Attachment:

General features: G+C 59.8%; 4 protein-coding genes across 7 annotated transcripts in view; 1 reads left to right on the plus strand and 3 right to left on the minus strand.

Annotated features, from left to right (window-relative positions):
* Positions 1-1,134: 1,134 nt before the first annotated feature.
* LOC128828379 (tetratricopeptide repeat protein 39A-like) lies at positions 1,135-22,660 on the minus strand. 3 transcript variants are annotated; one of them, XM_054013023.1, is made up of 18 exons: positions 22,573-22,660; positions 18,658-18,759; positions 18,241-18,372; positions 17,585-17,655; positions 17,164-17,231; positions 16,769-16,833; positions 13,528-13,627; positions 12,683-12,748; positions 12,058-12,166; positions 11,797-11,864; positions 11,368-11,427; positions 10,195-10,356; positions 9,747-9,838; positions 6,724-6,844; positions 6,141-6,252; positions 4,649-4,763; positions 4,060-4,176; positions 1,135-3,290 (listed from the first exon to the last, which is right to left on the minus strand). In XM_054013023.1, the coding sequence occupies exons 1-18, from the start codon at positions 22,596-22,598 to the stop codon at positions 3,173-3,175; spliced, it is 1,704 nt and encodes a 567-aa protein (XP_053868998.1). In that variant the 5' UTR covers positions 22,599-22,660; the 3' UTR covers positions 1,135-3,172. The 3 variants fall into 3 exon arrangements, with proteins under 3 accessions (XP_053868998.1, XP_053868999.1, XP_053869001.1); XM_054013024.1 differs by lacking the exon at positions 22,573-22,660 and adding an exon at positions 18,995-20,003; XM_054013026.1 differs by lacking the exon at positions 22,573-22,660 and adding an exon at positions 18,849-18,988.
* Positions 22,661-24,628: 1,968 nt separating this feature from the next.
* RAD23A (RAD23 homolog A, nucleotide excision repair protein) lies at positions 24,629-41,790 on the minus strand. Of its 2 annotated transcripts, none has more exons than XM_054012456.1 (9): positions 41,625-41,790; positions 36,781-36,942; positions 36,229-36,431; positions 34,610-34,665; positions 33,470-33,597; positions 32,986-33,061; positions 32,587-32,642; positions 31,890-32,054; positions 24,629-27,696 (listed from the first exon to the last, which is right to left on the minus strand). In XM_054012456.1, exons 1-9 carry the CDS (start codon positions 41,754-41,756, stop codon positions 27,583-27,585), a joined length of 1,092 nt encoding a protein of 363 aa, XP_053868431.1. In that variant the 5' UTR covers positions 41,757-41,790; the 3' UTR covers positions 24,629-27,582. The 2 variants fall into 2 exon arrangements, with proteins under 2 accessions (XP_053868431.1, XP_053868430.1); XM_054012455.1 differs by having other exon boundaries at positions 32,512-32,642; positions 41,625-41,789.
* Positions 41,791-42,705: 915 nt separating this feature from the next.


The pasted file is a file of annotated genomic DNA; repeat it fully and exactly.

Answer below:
General features: G+C 59.8%; 4 protein-coding genes across 7 annotated transcripts in view; 1 reads left to right on the plus strand and 3 right to left on the minus strand.

Annotated features, from left to right (window-relative positions):
* Positions 1-1,134: 1,134 nt before the first annotated feature.
* LOC128828379 (tetratricopeptide repeat protein 39A-like) lies at positions 1,135-22,660 on the minus strand. 3 transcript variants are annotated; one of them, XM_054013023.1, is made up of 18 exons: positions 22,573-22,660; positions 18,658-18,759; positions 18,241-18,372; positions 17,585-17,655; positions 17,164-17,231; positions 16,769-16,833; positions 13,528-13,627; positions 12,683-12,748; positions 12,058-12,166; positions 11,797-11,864; positions 11,368-11,427; positions 10,195-10,356; positions 9,747-9,838; positions 6,724-6,844; positions 6,141-6,252; positions 4,649-4,763; positions 4,060-4,176; positions 1,135-3,290 (listed from the first exon to the last, which is right to left on the minus strand). In XM_054013023.1, the coding sequence occupies exons 1-18, from the start codon at positions 22,596-22,598 to the stop codon at positions 3,173-3,175; spliced, it is 1,704 nt and encodes a 567-aa protein (XP_053868998.1). In that variant the 5' UTR covers positions 22,599-22,660; the 3' UTR covers positions 1,135-3,172. The 3 variants fall into 3 exon arrangements, with proteins under 3 accessions (XP_053868998.1, XP_053868999.1, XP_053869001.1); XM_054013024.1 differs by lacking the exon at positions 22,573-22,660 and adding an exon at positions 18,995-20,003; XM_054013026.1 differs by lacking the exon at positions 22,573-22,660 and adding an exon at positions 18,849-18,988.
* Positions 22,661-24,628: 1,968 nt separating this feature from the next.
* RAD23A (RAD23 homolog A, nucleotide excision repair protein) lies at positions 24,629-41,790 on the minus strand. Of its 2 annotated transcripts, none has more exons than XM_054012456.1 (9): positions 41,625-41,790; positions 36,781-36,942; positions 36,229-36,431; positions 34,610-34,665; positions 33,470-33,597; positions 32,986-33,061; positions 32,587-32,642; positions 31,890-32,054; positions 24,629-27,696 (listed from the first exon to the last, which is right to left on the minus strand). In XM_054012456.1, exons 1-9 carry the CDS (start codon positions 41,754-41,756, stop codon positions 27,583-27,585), a joined length of 1,092 nt encoding a protein of 363 aa, XP_053868431.1. In that variant the 5' UTR covers positions 41,757-41,790; the 3' UTR covers positions 24,629-27,582. The 2 variants fall into 2 exon arrangements, with proteins under 2 accessions (XP_053868431.1, XP_053868430.1); XM_054012455.1 differs by having other exon boundaries at positions 32,512-32,642; positions 41,625-41,789.
* Positions 41,791-42,705: 915 nt separating this feature from the next.